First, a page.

stefan lammel gesellschaftsrecht 1.jpg

Current decision on the assessment of insolvency

When auditing a company’s insolvency, a managing director, when previewing the next three weeks, is not only to consider receivables, but also new liabilities falling due within this period (so-called “Liabilities II”).

Background: Managing director liability pursuant to Section § 64 GmbHG

The defendant was the managing director of a GmbH and was sued by its insolvency administrator pursuant to Section 64 GmbHG [the German law pertaining to GmbH's]. According to this regulation, a managing director is liable for all outflows from the assets of the company that take place after the insolvency has occurred. The insolvency administrator demanded compensation for payments that had been made in the last year before the application for insolvency. He argued that the company had been insolvent one year before the filing of the application. It was therefore decisive whether the company's insolvency had already occurred at the time of payment.

The decision of the Federal Supreme Court: liabilities falling due within 3 weeks must be included in the preview

The debtor is deemed to be insolvent if the debtor is unable to meet his or her liabilities. If the liquid funds available are sufficient to pay at least 90% of the liabilities due, there is only a so-called payment stagnation (and no insolvency) if the shortfall can be closed within the next three weeks. For this three-week forecast, it was not yet clear whether only liquid funds (assets II) on the assets side of the balance sheet or also liabilities II on the liabilities side, which become due and are claimed within the three weeks, should be included into the forecast. The Federal Supreme Court has now decided that liabilities II must also be included. It is therefore not sufficient that the gap existing on the cut-off date can be closed by the liquid funds to be made liquid in the next three weeks. Rather, the preview must show that in the three-week period, the gap can be closed in full, even taking into account (i. e. by paying) the newly maturing liabilities.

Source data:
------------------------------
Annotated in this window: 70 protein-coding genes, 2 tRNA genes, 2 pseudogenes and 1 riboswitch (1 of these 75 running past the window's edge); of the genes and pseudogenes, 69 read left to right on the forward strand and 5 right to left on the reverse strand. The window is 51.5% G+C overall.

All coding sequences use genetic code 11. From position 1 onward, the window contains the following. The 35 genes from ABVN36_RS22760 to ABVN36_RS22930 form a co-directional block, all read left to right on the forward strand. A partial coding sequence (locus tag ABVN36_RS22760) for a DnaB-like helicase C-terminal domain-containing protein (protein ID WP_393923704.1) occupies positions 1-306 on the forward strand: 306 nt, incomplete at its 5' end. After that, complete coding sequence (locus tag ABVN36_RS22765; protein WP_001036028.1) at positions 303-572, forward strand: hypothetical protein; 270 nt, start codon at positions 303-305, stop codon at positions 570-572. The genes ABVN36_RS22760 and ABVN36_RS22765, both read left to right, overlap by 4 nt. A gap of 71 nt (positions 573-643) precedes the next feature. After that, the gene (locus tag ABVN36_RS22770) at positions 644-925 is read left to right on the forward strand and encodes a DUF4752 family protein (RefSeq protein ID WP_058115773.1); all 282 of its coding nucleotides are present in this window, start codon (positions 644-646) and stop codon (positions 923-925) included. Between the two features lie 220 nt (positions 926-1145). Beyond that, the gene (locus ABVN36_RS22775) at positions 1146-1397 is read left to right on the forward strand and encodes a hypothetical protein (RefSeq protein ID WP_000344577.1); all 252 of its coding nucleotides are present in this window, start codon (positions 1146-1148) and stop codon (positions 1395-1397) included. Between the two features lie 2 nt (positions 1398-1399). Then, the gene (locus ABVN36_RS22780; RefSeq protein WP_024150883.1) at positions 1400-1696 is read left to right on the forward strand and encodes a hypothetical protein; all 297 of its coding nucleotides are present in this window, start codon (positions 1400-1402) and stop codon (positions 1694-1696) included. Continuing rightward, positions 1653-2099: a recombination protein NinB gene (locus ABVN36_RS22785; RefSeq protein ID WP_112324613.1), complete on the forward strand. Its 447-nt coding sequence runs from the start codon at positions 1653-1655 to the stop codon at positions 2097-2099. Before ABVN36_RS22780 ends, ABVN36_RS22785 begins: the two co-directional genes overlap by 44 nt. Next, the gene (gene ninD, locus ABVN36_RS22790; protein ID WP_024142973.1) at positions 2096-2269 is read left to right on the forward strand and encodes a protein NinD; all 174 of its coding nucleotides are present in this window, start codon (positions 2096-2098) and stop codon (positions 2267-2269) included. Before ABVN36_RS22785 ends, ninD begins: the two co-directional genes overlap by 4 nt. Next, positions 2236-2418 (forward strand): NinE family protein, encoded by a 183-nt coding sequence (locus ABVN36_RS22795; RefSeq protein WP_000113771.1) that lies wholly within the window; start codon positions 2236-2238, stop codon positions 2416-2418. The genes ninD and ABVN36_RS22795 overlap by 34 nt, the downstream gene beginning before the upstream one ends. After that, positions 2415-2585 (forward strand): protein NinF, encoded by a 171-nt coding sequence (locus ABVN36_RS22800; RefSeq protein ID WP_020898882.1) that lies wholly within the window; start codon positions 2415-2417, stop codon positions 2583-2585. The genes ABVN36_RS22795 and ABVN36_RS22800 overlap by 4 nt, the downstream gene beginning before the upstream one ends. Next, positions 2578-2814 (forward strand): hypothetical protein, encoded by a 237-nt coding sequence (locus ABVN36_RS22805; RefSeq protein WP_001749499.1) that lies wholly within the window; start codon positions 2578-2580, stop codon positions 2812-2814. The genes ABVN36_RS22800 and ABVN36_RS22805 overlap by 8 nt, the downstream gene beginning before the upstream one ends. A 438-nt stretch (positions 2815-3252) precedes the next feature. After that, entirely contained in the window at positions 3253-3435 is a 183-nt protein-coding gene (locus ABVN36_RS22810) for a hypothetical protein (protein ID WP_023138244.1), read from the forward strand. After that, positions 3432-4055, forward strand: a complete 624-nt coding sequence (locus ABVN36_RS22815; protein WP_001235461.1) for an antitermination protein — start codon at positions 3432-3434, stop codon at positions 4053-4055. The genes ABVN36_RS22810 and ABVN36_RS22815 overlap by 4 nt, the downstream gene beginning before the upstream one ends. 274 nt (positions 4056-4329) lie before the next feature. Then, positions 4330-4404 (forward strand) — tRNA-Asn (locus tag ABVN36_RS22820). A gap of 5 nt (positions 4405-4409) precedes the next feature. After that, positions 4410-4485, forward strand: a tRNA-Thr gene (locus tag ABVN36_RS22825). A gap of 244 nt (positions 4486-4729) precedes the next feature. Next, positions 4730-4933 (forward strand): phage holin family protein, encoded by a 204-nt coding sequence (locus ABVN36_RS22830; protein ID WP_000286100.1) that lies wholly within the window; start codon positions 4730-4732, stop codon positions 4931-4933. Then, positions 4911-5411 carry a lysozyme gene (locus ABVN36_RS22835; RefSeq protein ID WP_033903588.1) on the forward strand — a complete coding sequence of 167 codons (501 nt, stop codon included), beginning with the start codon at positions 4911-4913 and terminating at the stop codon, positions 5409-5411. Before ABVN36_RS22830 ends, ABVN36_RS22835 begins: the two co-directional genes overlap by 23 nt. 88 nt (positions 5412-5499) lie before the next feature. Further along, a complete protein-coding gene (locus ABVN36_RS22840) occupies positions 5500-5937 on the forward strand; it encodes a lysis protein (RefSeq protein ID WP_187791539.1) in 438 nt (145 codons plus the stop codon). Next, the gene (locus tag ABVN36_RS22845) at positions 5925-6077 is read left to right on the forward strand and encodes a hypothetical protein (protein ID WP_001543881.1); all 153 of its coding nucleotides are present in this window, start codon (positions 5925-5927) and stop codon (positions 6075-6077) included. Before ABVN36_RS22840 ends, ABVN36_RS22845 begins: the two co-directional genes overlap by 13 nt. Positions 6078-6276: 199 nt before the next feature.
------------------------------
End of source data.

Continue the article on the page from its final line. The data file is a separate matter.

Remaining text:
The impact of the judgment on practice

The Federal Supreme Court has so far left open the question of whether so-called liabilities II should be included in the three-week preview. Subsequently, a dispute arose on this question in the legal literature and ambiguity in practice. This was shown, for example, in the IDW Standard S 11 for assessing the existence of reasons for opening insolvency (status: January 29, 2015), which does not provide a clear answer to this question. The ruling of the Federal Supreme Court now clarifies how the insolvency-test must be calculated in accordance with the payment stagnation.

When checking the possible insolvency of the company, managing directors and their consultants now have a clear guideline: Liabilities becoming due within three weeks after the effective date (Liabilities II) are to be considered when assessing insolvency.

The time insolvency occurs is not only relevant for the liability of managing directors according to Section 64 GmbHG, but also for criminal liability due to delays in filing for insolvency (Section 15a (4) InsO). Moreover, the determination of this point in time is also decisive for most cases of insolvency contestation.

1:1. This is how we work together. You decide upon a competent partner; he/she will then remain your point of contact. > more